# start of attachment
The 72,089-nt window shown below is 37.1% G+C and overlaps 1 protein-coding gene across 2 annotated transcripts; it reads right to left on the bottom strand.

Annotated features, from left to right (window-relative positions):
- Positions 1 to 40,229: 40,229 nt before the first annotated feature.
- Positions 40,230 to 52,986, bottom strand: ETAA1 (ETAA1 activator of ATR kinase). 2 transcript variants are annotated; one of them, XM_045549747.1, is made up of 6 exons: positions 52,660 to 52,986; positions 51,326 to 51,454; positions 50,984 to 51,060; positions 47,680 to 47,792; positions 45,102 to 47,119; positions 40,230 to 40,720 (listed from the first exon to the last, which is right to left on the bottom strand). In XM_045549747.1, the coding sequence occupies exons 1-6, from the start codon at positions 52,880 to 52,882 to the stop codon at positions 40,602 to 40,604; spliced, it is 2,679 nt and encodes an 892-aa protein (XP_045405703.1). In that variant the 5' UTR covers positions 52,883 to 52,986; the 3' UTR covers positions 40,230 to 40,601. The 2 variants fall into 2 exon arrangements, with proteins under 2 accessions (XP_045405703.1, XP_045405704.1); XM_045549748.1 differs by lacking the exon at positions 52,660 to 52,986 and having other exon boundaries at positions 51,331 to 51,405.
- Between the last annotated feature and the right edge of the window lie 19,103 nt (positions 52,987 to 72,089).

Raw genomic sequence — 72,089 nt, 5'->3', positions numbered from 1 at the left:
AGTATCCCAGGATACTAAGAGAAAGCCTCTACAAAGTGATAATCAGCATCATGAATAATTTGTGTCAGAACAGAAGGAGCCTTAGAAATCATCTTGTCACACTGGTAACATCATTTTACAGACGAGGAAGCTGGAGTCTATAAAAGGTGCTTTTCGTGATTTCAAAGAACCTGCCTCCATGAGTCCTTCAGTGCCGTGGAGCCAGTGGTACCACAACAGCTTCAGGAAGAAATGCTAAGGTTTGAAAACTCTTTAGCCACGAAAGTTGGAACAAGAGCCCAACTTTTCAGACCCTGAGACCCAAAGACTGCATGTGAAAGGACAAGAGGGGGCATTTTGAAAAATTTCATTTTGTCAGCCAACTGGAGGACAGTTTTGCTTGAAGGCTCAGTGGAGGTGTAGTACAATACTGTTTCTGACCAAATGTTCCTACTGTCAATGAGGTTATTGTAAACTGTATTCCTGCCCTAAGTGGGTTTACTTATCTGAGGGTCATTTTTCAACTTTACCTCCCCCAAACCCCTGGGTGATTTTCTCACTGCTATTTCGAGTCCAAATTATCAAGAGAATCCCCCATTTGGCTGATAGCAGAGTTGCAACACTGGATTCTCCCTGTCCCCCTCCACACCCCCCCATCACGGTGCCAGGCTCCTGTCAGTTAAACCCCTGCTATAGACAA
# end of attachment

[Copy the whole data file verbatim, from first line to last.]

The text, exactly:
The 72,089-nt window shown below is 37.1% G+C and overlaps 1 protein-coding gene across 2 annotated transcripts; it reads right to left on the bottom strand.

Annotated features, from left to right (window-relative positions):
- Positions 1 to 40,229: 40,229 nt before the first annotated feature.
- Positions 40,230 to 52,986, bottom strand: ETAA1 (ETAA1 activator of ATR kinase). 2 transcript variants are annotated; one of them, XM_045549747.1, is made up of 6 exons: positions 52,660 to 52,986; positions 51,326 to 51,454; positions 50,984 to 51,060; positions 47,680 to 47,792; positions 45,102 to 47,119; positions 40,230 to 40,720 (listed from the first exon to the last, which is right to left on the bottom strand). In XM_045549747.1, the coding sequence occupies exons 1-6, from the start codon at positions 52,880 to 52,882 to the stop codon at positions 40,602 to 40,604; spliced, it is 2,679 nt and encodes an 892-aa protein (XP_045405703.1). In that variant the 5' UTR covers positions 52,883 to 52,986; the 3' UTR covers positions 40,230 to 40,601. The 2 variants fall into 2 exon arrangements, with proteins under 2 accessions (XP_045405703.1, XP_045405704.1); XM_045549748.1 differs by lacking the exon at positions 52,660 to 52,986 and having other exon boundaries at positions 51,331 to 51,405.
- Between the last annotated feature and the right edge of the window lie 19,103 nt (positions 52,987 to 72,089).

Raw genomic sequence — 72,089 nt, 5'->3', positions numbered from 1 at the left:
AGTATCCCAGGATACTAAGAGAAAGCCTCTACAAAGTGATAATCAGCATCATGAATAATTTGTGTCAGAACAGAAGGAGCCTTAGAAATCATCTTGTCACACTGGTAACATCATTTTACAGACGAGGAAGCTGGAGTCTATAAAAGGTGCTTTTCGTGATTTCAAAGAACCTGCCTCCATGAGTCCTTCAGTGCCGTGGAGCCAGTGGTACCACAACAGCTTCAGGAAGAAATGCTAAGGTTTGAAAACTCTTTAGCCACGAAAGTTGGAACAAGAGCCCAACTTTTCAGACCCTGAGACCCAAAGACTGCATGTGAAAGGACAAGAGGGGGCATTTTGAAAAATTTCATTTTGTCAGCCAACTGGAGGACAGTTTTGCTTGAAGGCTCAGTGGAGGTGTAGTACAATACTGTTTCTGACCAAATGTTCCTACTGTCAATGAGGTTATTGTAAACTGTATTCCTGCCCTAAGTGGGTTTACTTATCTGAGGGTCATTTTTCAACTTTACCTCCCCCAAACCCCTGGGTGATTTTCTCACTGCTATTTCGAGTCCAAATTATCAAGAGAATCCCCCATTTGGCTGATAGCAGAGTTGCAACACTGGATTCTCCCTGTCCCCCTCCACACCCCCCCATCACGGTGCCAGGCTCCTGTCAGTTAAACCCCTGCTATAGACAA